Take the 2-minute tour ×
Super User is a question and answer site for computer enthusiasts and power users. It's 100% free, no registration required.

How can a linux computer be set up to be an "access point", but without "bridging"/forwarding traffic to/from the wired network (using WPA2 and SSID brodcasting disabled)?

The reason to do this would be in order to access things on computer itself, wirelessly, even when the computer is not connected to any other networks.

It seems there should be a way to do so using hostapd and some kind of dhcp to give out IP addresses.

The computer is currently running Debian squeeze, and has a network car that uses a b43 driver. This tutorial mostly works but cannot stops when trying to obtain an IP address, and besides, it is for a conventional router setup.

It seems there may be another way to do it (see here, and here for info on using WPA in /etc/network/interfaces).

Update: Thank G-d, it is working now. Disabled IP forwarding by running echo 0 > /proc/sys/net/ipv4/ip_forward.The reason it was not getting an IP address was because 1) there was no IP address set for the interface, 2) there was no DHCP server running.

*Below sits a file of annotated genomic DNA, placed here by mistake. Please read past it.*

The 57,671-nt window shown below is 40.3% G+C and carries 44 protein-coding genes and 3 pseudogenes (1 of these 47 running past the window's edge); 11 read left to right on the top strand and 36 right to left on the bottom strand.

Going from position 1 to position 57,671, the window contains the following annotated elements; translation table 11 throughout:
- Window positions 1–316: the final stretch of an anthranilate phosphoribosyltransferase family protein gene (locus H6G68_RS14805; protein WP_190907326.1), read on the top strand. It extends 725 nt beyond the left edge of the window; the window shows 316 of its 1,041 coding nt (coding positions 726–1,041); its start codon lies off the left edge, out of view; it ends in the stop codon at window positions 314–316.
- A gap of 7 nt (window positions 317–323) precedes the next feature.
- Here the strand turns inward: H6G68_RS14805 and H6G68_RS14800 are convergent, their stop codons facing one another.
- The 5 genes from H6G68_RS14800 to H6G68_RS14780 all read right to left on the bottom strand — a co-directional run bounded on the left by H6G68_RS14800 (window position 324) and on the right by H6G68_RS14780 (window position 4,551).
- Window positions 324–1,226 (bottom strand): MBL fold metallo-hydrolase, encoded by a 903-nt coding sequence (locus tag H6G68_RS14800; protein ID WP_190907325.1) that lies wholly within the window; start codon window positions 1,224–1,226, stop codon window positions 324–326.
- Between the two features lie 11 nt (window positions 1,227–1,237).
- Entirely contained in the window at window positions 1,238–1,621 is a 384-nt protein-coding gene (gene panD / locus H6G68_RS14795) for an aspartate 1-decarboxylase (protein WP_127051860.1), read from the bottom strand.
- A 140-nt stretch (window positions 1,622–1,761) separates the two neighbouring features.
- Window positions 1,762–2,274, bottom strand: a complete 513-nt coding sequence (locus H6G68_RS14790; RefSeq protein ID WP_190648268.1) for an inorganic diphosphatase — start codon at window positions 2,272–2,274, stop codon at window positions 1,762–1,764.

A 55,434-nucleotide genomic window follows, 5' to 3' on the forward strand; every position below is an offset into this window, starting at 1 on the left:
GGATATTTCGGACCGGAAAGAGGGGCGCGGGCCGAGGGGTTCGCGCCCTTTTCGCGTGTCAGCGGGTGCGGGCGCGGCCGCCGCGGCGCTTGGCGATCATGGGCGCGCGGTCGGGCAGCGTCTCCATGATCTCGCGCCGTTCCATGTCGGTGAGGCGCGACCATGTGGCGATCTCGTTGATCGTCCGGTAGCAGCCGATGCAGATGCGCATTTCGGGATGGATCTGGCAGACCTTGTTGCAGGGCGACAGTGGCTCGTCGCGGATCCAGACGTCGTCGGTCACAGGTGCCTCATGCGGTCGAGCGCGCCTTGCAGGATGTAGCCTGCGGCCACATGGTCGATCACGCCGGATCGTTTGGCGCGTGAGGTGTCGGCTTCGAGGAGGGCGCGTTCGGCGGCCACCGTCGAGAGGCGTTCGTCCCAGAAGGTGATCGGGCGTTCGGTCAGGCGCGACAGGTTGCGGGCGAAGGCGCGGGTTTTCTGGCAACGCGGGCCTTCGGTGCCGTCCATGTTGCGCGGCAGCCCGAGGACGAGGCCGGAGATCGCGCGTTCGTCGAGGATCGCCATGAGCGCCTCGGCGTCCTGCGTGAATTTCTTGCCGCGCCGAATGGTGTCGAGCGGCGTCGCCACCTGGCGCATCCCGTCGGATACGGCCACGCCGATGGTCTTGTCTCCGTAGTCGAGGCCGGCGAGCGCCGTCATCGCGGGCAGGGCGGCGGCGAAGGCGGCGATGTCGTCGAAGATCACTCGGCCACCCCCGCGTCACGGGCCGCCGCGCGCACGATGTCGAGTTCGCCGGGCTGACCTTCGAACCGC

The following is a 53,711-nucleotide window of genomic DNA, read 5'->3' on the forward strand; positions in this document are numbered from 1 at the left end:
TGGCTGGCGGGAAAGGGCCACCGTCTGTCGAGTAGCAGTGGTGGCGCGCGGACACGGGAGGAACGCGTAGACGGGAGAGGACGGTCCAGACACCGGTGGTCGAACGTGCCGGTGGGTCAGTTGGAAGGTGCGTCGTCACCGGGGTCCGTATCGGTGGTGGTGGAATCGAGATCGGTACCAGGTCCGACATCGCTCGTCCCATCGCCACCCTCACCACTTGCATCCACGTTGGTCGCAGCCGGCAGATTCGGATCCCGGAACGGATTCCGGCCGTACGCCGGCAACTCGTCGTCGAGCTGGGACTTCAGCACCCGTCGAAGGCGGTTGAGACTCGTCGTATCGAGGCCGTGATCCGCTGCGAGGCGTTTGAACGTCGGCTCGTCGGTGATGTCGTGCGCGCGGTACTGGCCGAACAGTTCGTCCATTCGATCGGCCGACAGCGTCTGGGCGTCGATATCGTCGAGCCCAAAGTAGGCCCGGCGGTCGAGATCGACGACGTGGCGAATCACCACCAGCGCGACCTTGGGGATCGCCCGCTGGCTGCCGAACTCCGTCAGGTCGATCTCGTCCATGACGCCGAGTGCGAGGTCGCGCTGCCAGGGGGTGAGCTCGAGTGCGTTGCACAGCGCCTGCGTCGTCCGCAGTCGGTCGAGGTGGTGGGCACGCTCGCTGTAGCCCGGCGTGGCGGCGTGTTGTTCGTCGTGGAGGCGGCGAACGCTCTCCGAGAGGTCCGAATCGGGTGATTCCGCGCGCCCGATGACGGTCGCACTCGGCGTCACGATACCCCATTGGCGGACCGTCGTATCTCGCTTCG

So I set an IP by using ifconfig. Example: ifconfig wlan0 <ipaddress> netmask <subnet-mask>. I installed dnsmasq as a DHCP server. Also, an android phone would disconnect after around every 5 seconds; setting beacon_int=15 in hostapd.conf fixed this issue.

share|improve this question
add comment

1 Answer

up vote 0 down vote accepted

Default config of system able to route should be with routing disabled.

You can add those lines to /etc/sysctl.conf to make it more obvious:

net.ipv4.conf.all.forwarding = 0
net.ipv4.conf.all.mc_forwarding = 0
net.ipv4.conf.default.forwarding = 0
net.ipv4.conf.default.mc_forwarding = 0
net.ipv6.conf.all.forwarding = 0
net.ipv6.conf.default.forwarding = 0

You might still want to run some sort of DHCP server that DOES NOT configure default route on particular interface. (default dhcpd.conf has route as example, and you need to DISABLE that)

share|improve this answer
add comment

Your Answer

 
discard

By posting your answer, you agree to the privacy policy and terms of service.

Not the answer you're looking for? Browse other questions tagged or ask your own question.